“‘When people who have the ability to come downtown to an office don’t, when they stay home, sitting on their couch, with their nasty cat blanket, diddling on their laptop, if they do that for a few months, you become a loser.’”
That’s Minneapolis Mayor Jacob Frey on Wednesday, taking a pot shot at remote work during an annual event for a local business group, the mpls downtown council.
Frey’s punchline landed laughs in the audience.
Though Frey said the link between remote work and capital ‘L’ loser status came from a study, a spokesperson for the mayor told local media station FOX 9 that it was just a joke and there was no study.
The mayor’s office didn’t immediately respond to a MarketWatch comment request.
So who’s getting the last laugh in the return-to-office debate?
Consider the rise of hybrid work, which has challenged the five-day office commute that was the norm before the pandemic (and many decades before that.)
Three in 10 full-time workers now have hybrid schedules and another 12% are fully remote, according to the February 2024 update on work arrangements from professors at Stanford University, the University of Chicago and ITAM.
Nearly six in 10 workers are fully on-site, the update showed. But the pandemic sped up the adoption of at-home work at warp speed, the report noted.
People able to do their work remotely say their bosses expect them to work at home roughly twice a week, and it’s held around that level for two years, the survey said.
Meanwhile, weekly office occupancy is averaging roughly half of its pre-pandemic levels across 10 major metro areas, according to data from Kastle Systems.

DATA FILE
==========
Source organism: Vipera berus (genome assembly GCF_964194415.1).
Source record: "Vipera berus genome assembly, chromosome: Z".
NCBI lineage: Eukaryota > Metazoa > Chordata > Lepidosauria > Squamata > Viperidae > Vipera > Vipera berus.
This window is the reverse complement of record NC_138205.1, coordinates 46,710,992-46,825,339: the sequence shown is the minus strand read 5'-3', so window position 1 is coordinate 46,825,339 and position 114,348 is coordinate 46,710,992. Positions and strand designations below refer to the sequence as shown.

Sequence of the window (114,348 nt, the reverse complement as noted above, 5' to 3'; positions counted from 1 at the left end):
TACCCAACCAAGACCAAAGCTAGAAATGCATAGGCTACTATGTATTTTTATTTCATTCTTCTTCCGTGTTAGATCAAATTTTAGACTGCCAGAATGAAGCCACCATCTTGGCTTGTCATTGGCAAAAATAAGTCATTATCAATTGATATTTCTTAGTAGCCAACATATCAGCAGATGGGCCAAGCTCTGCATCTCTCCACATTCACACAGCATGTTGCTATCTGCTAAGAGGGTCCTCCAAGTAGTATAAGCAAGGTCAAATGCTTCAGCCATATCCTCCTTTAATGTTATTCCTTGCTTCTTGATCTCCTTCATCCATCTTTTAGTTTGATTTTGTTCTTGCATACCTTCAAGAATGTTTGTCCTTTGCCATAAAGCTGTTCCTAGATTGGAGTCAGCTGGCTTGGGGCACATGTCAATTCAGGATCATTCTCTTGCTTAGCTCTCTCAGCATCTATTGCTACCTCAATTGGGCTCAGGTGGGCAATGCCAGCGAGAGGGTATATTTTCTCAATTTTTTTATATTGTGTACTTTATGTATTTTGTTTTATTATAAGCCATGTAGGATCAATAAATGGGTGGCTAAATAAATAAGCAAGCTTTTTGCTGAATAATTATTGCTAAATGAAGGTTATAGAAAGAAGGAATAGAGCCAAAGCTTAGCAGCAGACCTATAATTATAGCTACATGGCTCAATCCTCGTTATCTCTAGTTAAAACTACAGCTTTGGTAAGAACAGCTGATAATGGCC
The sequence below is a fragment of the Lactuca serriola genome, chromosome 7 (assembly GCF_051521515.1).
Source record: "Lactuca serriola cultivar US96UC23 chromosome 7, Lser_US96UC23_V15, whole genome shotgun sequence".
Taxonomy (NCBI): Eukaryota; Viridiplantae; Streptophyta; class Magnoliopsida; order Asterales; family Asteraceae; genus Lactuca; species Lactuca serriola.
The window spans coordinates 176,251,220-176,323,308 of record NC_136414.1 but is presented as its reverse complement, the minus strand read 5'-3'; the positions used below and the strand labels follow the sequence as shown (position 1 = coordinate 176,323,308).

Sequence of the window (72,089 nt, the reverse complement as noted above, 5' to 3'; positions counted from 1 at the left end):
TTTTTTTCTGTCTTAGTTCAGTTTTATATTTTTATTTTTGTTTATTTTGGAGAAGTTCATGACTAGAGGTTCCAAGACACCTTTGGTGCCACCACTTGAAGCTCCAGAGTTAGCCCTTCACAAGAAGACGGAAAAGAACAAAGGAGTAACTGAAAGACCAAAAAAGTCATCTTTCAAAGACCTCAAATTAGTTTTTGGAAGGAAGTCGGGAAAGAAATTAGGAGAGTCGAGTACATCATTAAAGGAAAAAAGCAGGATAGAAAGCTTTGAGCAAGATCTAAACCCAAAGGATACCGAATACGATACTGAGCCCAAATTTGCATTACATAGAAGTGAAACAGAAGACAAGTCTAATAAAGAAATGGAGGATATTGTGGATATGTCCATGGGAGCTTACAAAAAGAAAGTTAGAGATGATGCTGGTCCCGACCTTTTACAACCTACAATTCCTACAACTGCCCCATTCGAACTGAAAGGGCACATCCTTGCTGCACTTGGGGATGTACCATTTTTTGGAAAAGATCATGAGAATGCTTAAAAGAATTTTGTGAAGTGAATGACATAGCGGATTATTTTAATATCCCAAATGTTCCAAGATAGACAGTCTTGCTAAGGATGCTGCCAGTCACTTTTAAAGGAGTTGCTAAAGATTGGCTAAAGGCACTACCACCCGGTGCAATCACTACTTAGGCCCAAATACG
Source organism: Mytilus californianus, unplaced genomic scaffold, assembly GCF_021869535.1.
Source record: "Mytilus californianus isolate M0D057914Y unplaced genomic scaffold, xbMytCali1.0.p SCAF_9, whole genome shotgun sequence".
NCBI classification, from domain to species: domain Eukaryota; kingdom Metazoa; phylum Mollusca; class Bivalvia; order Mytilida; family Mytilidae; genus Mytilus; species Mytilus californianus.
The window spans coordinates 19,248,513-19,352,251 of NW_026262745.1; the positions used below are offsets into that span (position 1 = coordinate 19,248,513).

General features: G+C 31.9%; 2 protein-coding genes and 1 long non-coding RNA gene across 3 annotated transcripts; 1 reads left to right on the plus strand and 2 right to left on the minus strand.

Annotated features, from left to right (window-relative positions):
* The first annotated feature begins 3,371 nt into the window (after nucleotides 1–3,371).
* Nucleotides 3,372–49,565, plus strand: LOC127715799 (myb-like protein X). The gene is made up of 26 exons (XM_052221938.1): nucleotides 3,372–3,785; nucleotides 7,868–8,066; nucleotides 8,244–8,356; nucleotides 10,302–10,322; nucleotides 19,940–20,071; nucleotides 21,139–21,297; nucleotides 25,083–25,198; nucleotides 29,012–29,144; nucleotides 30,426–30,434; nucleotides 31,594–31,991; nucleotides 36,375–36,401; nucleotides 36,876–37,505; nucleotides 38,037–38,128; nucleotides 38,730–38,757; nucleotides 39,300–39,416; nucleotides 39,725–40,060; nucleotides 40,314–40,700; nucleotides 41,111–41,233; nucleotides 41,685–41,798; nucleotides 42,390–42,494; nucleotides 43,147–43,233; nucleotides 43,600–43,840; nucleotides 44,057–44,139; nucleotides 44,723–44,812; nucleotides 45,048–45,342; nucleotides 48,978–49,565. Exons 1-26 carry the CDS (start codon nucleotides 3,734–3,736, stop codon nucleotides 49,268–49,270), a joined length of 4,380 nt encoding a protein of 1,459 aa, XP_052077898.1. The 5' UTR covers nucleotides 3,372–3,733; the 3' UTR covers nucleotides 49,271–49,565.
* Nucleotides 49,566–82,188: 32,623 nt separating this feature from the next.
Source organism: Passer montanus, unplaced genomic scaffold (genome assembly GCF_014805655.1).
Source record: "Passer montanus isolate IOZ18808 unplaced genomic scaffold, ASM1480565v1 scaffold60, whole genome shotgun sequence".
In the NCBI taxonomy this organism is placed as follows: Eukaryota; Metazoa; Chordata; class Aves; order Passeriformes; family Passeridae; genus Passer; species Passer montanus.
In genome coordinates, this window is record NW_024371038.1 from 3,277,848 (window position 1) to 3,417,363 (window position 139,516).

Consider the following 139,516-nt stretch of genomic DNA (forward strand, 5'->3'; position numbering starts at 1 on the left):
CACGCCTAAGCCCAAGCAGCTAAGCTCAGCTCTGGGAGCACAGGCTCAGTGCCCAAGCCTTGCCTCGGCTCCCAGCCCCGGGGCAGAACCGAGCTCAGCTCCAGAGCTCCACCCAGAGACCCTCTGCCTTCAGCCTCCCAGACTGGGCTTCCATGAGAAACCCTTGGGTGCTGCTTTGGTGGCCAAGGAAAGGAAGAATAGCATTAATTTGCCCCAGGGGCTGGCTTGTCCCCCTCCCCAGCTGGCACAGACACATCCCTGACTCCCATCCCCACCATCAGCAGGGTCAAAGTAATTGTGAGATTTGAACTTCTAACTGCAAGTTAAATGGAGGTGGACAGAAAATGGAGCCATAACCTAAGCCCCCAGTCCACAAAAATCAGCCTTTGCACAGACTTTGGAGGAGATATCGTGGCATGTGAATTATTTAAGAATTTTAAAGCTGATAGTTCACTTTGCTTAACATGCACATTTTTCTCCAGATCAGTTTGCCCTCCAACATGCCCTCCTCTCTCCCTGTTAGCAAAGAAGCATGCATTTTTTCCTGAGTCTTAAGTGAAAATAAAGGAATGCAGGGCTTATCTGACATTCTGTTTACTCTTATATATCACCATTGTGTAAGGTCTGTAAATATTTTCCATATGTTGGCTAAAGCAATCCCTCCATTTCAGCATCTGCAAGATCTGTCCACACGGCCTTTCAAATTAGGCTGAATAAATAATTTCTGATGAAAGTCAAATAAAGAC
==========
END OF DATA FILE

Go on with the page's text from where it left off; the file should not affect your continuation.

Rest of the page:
There are variations over cities and there are variations across the week. Tuesdays seem to be a peak for office occupancy, the building security security technology provider notes.
The trend may underscore the clout workers have in the job market right now.
But there’s also the question of who gets ahead, who gets left behind — and even who’s under a bigger threat of layoffs. For example, Wayfair’s recent plans to trim staff will reportedly focus more on remote staff.
Compared to their remote peers, in-office software engineers at a Fortune 500 business gained more mentorship, according to Federal Reserve Bank of New York research. But they lost some productivity: Less code developed amid the tips and pointers.
“Working from home may yield short-term gains in output, but this productivity may come at the cost of workers’ long-run skill development,” the researchers said.
Hybrid and fully in-office workers were more likely to get raises and promotions, according to a ResumeBuilder survey last year. Their pay bumps were also more likely to exceed 10%, the poll noted.
But fully in-office workers were more likely to say they were “very stressed,” unhappy at work and with a bad work-life balance.